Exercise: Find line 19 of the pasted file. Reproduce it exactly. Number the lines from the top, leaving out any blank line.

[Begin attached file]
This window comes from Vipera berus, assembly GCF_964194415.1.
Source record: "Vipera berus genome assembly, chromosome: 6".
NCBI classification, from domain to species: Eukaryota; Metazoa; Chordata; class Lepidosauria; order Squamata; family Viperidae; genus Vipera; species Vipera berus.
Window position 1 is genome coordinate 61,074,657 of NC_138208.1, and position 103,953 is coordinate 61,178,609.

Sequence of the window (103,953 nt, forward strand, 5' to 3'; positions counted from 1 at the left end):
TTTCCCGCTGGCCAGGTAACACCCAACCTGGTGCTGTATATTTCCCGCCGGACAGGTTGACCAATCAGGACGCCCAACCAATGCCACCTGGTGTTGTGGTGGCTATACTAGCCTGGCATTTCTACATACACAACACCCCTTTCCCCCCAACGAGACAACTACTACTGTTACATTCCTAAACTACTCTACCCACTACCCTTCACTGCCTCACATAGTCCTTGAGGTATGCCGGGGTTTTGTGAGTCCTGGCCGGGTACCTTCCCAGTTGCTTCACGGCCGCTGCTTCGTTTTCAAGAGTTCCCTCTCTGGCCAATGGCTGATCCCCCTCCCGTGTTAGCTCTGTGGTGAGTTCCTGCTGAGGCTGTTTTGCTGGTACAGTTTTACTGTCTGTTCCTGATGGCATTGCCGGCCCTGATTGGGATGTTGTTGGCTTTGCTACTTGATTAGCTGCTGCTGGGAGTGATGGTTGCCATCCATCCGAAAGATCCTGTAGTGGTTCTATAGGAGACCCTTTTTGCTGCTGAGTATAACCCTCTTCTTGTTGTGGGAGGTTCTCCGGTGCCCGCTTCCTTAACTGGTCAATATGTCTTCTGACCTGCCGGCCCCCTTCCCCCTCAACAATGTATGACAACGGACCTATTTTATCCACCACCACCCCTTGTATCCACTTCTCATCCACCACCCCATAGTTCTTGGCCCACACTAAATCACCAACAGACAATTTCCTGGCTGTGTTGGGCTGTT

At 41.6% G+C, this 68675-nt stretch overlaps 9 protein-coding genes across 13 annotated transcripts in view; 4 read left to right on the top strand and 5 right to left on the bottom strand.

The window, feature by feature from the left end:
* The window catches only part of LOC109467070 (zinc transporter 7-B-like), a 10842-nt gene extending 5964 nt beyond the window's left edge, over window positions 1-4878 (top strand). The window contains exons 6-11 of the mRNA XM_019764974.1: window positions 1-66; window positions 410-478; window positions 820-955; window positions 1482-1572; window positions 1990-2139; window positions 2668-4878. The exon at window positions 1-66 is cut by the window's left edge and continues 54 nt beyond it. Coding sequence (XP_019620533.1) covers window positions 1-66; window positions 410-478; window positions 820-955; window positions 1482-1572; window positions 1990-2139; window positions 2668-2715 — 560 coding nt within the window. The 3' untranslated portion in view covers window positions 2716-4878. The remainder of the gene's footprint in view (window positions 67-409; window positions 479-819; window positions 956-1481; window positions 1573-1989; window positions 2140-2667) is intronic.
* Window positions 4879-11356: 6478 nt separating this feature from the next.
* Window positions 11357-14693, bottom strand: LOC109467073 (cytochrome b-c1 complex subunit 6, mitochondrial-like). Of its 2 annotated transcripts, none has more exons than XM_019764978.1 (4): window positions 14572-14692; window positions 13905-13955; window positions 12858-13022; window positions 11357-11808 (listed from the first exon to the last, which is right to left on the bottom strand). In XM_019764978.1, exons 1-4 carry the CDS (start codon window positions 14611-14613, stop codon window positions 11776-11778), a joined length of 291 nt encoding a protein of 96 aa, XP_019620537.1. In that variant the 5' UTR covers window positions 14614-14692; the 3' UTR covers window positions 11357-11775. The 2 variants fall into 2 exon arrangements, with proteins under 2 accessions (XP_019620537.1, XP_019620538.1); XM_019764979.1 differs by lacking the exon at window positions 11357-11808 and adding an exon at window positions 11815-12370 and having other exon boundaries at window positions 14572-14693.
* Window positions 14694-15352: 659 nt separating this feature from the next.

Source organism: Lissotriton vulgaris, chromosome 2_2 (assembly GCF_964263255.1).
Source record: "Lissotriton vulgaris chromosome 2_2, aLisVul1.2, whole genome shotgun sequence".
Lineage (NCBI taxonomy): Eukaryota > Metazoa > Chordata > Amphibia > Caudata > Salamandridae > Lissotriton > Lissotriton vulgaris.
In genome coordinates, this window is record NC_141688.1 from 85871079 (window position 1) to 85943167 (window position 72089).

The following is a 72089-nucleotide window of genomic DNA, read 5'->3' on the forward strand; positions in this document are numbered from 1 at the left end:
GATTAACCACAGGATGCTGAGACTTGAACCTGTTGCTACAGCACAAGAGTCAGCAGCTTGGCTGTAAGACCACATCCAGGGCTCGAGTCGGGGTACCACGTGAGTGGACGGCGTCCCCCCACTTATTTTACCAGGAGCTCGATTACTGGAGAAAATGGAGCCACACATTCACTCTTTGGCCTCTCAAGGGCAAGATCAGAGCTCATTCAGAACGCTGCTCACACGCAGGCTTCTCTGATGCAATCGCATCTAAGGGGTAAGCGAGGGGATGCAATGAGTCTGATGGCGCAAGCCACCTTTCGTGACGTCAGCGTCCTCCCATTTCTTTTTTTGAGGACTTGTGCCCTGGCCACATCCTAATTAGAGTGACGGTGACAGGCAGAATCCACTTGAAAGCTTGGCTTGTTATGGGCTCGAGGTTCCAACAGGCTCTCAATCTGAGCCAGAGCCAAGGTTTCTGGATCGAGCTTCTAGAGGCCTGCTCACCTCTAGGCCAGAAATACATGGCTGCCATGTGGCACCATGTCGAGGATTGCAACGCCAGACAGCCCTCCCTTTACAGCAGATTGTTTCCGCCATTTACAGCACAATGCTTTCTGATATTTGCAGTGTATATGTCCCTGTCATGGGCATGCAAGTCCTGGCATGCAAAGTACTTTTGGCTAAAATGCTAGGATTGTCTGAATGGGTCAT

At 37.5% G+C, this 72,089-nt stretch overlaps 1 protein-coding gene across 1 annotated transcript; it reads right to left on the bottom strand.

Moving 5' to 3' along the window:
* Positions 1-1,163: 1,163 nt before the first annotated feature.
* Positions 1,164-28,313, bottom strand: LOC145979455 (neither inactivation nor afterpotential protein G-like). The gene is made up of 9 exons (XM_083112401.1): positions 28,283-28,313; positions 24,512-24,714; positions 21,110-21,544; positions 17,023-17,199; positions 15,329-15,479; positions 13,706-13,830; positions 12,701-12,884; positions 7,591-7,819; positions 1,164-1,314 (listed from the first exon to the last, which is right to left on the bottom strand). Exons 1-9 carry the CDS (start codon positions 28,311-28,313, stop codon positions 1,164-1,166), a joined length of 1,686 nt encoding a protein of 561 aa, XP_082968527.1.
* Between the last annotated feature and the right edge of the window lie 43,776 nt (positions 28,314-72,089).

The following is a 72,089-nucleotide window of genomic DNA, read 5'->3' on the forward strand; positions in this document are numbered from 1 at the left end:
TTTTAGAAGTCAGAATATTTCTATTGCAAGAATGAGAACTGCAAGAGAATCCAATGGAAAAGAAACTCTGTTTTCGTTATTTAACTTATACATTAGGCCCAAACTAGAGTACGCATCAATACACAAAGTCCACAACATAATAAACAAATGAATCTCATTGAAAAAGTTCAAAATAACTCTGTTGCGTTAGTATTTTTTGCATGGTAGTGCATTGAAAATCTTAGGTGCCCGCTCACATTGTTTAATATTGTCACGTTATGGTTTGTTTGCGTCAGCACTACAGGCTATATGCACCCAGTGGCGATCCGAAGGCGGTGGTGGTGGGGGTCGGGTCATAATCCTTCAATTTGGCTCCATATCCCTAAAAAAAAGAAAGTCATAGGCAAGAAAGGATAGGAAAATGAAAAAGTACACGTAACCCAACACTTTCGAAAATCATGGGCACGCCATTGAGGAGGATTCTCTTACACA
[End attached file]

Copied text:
At 37.5% G+C, this 72,089-nt stretch overlaps 1 protein-coding gene across 1 annotated transcript; it reads right to left on the bottom strand.